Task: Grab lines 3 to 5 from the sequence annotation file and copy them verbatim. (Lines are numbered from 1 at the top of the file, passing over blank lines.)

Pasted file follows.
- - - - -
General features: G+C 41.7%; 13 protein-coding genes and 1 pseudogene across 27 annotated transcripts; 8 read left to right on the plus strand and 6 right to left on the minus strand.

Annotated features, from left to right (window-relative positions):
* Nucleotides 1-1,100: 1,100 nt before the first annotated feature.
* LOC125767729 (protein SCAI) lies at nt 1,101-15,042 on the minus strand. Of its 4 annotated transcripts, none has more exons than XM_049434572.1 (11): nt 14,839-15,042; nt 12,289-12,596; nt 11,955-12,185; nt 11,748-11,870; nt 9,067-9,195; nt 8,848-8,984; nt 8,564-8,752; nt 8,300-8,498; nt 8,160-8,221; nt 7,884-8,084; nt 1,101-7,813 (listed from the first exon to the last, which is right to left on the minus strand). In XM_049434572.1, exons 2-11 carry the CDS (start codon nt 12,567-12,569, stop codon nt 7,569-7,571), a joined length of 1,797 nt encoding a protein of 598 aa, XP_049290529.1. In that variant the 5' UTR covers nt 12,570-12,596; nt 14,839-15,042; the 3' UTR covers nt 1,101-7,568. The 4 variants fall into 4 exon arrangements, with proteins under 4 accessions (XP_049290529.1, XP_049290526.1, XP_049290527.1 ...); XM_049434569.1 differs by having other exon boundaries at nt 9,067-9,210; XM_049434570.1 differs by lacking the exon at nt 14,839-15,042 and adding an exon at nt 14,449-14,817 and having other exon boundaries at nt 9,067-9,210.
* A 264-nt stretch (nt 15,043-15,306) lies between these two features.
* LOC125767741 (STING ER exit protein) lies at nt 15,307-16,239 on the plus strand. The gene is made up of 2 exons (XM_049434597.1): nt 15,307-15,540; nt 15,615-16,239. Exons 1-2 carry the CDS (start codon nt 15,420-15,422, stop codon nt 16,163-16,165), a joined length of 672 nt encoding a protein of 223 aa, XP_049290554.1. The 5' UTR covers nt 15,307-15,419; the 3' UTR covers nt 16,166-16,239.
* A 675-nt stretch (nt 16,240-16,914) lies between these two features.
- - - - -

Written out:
* Nucleotides 1-1,100: 1,100 nt before the first annotated feature.
* LOC125767729 (protein SCAI) lies at nt 1,101-15,042 on the minus strand. Of its 4 annotated transcripts, none has more exons than XM_049434572.1 (11): nt 14,839-15,042; nt 12,289-12,596; nt 11,955-12,185; nt 11,748-11,870; nt 9,067-9,195; nt 8,848-8,984; nt 8,564-8,752; nt 8,300-8,498; nt 8,160-8,221; nt 7,884-8,084; nt 1,101-7,813 (listed from the first exon to the last, which is right to left on the minus strand). In XM_049434572.1, exons 2-11 carry the CDS (start codon nt 12,567-12,569, stop codon nt 7,569-7,571), a joined length of 1,797 nt encoding a protein of 598 aa, XP_049290529.1. In that variant the 5' UTR covers nt 12,570-12,596; nt 14,839-15,042; the 3' UTR covers nt 1,101-7,568. The 4 variants fall into 4 exon arrangements, with proteins under 4 accessions (XP_049290529.1, XP_049290526.1, XP_049290527.1 ...); XM_049434569.1 differs by having other exon boundaries at nt 9,067-9,210; XM_049434570.1 differs by lacking the exon at nt 14,839-15,042 and adding an exon at nt 14,449-14,817 and having other exon boundaries at nt 9,067-9,210.
* A 264-nt stretch (nt 15,043-15,306) lies between these two features.